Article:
Fried tofu on gingery cabbage topped with stir-fried shiitake mushroom is a simple-tasting yet delicious dish that is perfect for freshening up your taste buds specially after a series of too flavorful meals.
Inspired by the Filipino soup, nilaga, the cabbage layer of this dish is flavored quite similarly with the said soup. However, since this one was also meant to be included in my husband's bento, I made this one as "dry" as possible. I just lightly stir-fried the cabbage on ginger, then added a little water to cook and soften it.
My husband loved this dish from the moment he first tasted it, so he requested it to be cooked again and again and we ended up eating it for 4 consecutive meals... 0.o
Kiriboshi daikon is radish cut into strips and dried. It is sold in packs and normally cooked as a side dish.
This dish has many variations. Some mix hijiki (a black kind of seaweed), some mix boiled soy beans. It smells very strong so I haven't got any drive to actually eat it. But my husband likes this so I keep on cooking this from time to time-- despite the, uhm excuse me, farty smell. :P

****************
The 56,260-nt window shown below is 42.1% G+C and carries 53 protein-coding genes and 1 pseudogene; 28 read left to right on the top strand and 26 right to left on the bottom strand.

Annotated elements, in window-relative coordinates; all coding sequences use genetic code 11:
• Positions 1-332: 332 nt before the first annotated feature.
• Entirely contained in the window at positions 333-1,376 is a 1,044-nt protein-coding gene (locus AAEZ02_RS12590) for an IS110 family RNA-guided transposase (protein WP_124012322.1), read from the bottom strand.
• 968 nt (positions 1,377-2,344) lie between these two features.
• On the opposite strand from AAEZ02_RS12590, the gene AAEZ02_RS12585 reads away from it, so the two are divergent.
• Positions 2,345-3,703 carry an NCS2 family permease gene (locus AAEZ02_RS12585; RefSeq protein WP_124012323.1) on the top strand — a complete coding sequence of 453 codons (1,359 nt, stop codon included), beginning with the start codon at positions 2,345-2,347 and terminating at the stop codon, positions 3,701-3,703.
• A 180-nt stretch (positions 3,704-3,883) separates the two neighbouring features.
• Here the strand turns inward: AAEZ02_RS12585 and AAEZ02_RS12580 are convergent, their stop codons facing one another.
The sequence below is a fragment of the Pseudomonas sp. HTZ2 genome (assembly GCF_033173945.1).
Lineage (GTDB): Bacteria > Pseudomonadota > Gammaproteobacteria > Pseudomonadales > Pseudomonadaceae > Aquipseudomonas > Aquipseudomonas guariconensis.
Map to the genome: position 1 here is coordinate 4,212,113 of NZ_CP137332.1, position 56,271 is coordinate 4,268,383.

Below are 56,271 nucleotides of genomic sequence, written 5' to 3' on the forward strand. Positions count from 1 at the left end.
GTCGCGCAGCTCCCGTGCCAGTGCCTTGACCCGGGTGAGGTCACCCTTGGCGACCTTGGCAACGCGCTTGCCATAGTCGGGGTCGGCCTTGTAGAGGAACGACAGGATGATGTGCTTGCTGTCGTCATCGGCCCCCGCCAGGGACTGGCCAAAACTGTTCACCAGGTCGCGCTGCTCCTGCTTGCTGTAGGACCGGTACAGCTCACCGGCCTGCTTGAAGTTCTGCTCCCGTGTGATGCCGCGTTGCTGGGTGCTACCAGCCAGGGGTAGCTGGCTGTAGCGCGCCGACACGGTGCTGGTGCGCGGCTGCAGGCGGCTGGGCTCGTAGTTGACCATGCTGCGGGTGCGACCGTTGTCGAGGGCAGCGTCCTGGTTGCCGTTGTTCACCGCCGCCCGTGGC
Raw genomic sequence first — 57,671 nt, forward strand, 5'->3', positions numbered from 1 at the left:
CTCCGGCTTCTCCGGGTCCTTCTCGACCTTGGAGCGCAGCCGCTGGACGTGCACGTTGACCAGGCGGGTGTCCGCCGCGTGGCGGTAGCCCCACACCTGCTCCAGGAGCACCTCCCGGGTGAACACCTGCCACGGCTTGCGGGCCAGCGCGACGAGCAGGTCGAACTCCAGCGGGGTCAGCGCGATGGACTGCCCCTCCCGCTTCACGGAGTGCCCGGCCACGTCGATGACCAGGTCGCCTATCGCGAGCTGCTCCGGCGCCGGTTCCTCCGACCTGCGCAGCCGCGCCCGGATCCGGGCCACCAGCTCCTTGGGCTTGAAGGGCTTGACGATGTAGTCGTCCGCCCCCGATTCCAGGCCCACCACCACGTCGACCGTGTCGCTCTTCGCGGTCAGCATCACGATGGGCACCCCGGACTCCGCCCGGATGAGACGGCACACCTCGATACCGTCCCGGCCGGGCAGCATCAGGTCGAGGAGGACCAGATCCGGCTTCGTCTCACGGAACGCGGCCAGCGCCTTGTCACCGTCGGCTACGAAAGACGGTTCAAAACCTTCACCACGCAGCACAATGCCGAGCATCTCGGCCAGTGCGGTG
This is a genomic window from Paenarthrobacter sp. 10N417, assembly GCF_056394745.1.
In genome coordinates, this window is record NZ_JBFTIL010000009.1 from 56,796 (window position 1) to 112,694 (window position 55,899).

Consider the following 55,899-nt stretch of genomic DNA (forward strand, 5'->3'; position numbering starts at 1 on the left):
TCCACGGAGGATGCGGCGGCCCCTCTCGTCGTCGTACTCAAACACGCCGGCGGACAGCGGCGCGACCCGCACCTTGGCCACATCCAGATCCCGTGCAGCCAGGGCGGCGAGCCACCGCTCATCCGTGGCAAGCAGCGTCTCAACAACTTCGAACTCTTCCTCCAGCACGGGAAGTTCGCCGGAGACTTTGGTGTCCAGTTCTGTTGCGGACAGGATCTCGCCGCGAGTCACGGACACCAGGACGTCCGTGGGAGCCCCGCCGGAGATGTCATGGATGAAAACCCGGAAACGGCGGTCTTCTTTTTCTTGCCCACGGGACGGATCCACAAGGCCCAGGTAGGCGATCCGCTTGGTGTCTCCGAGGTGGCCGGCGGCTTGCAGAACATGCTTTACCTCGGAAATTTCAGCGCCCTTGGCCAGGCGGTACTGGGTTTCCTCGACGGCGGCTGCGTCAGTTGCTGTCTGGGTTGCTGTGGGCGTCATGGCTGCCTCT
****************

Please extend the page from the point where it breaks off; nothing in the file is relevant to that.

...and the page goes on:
A classic Japanese food!
You can't go wrong with the taste but be careful of overeating because it's a solid pool of oil!
Tips and tricks
If you don't have tempura flour, you can use cornstarch and flour mixture. But it burns faster so you will have to cook the vegetables in lowest fire or else the outside will end up cooked or burnt and the inside really hard and inedible, especially in case of pumpkin.
Flour-cornstarch mixture and a little ajinomoto can make a delicious tempura but I've never made crunchy tempura out of this. They look crunchy while cooking but they end up oily (or worst, soggy) a few minutes after removing from oil.
So, if you discover any good tip and tricks to a successful tempura even without using tempura flour, please share it with us! ^_^
A vegetarian for 12 years and a kitchen warrior since I moved in to Japan, my favorite battle has been winning over my husband's interestingly complicated taste buds.